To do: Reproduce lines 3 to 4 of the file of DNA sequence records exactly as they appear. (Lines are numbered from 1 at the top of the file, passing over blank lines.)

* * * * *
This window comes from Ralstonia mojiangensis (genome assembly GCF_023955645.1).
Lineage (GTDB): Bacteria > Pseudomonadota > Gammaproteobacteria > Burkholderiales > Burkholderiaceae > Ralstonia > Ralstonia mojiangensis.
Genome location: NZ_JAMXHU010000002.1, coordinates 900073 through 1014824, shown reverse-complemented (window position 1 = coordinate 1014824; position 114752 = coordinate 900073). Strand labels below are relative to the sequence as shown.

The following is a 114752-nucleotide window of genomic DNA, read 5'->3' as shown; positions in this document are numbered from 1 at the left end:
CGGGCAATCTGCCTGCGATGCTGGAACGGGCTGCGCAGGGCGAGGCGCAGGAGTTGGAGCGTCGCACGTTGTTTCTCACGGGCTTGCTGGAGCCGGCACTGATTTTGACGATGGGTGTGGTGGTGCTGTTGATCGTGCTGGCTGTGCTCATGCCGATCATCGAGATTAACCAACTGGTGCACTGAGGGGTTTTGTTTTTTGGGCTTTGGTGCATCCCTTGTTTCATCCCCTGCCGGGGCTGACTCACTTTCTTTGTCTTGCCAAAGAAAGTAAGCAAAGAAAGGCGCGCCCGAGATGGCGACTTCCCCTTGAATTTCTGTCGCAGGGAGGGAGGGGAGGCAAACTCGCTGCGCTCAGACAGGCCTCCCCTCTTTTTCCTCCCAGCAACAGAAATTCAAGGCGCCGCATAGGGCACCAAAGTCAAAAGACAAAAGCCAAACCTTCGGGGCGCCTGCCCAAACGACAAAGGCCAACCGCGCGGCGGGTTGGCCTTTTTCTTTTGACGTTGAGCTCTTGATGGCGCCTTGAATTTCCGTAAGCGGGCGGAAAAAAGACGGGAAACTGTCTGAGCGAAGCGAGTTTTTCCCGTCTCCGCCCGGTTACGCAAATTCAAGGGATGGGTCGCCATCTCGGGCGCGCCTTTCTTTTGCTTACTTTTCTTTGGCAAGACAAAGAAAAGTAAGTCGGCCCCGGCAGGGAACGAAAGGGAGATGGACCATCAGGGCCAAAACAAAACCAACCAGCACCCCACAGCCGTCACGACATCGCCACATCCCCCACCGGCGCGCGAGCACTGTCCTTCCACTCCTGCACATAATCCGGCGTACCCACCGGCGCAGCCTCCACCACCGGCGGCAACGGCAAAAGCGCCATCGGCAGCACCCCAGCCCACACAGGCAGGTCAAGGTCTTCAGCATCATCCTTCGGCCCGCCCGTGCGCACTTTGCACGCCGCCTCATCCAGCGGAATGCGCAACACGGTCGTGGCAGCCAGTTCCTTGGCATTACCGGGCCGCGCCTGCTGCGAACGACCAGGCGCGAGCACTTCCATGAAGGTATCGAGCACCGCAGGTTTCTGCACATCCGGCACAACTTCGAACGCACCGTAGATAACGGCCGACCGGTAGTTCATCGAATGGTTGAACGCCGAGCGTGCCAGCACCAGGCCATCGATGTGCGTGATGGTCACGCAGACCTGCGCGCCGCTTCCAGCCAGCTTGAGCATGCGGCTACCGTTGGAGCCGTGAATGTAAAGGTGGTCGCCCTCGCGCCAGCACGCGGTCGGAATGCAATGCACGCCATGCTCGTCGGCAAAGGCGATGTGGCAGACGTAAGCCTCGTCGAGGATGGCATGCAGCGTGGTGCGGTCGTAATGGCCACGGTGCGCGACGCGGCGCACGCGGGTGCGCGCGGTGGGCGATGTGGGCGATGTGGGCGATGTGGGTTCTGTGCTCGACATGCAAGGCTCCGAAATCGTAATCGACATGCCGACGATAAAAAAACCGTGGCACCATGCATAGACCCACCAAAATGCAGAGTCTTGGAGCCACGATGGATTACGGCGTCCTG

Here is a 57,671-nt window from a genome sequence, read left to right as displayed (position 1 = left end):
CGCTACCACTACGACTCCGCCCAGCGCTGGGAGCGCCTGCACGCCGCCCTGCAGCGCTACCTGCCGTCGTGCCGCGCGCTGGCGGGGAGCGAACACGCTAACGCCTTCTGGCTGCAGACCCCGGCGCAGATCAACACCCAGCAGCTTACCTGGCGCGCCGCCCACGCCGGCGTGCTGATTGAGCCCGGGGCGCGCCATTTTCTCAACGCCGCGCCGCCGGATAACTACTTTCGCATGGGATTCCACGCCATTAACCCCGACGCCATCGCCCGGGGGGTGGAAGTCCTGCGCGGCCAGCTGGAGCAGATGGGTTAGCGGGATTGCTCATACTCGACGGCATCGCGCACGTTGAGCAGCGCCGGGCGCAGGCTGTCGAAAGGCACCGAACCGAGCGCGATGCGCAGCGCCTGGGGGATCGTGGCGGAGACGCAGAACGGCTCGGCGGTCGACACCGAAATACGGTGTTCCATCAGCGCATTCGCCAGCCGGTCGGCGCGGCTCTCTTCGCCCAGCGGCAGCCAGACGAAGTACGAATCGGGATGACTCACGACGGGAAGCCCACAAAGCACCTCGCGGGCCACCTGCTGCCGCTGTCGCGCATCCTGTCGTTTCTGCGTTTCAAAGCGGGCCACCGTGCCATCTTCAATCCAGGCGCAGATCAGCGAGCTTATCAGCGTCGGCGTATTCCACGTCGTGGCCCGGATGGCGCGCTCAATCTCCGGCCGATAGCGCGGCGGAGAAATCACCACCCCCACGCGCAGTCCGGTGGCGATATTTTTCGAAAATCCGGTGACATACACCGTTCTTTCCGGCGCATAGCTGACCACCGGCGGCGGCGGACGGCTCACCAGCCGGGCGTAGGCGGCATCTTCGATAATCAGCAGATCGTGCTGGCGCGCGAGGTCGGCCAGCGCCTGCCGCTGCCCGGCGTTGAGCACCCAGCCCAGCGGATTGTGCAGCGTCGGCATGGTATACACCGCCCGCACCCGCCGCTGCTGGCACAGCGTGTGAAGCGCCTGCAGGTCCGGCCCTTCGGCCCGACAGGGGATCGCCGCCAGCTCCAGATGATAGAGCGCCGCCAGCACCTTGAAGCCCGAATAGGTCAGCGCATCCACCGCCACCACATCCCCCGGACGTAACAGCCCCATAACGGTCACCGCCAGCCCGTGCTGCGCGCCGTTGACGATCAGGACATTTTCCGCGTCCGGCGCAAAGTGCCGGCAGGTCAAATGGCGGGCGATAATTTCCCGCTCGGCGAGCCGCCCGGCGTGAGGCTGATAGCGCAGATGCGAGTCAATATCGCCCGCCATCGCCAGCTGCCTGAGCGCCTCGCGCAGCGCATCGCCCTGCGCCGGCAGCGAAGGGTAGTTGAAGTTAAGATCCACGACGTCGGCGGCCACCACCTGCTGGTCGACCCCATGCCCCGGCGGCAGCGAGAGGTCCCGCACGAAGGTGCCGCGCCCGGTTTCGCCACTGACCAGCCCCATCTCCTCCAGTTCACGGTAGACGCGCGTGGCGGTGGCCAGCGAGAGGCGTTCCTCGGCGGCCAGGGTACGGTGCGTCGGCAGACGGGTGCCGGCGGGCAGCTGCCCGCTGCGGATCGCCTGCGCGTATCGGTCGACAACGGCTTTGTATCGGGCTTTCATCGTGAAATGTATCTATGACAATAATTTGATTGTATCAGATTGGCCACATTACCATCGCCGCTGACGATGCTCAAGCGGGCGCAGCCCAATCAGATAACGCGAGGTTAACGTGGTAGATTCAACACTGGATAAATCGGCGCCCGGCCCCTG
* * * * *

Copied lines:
Genome location: NZ_JAMXHU010000002.1, coordinates 900073 through 1014824, shown reverse-complemented (window position 1 = coordinate 1014824; position 114752 = coordinate 900073). Strand labels below are relative to the sequence as shown.

The following is a 114752-nucleotide window of genomic DNA, read 5'->3' as shown; positions in this document are numbered from 1 at the left end: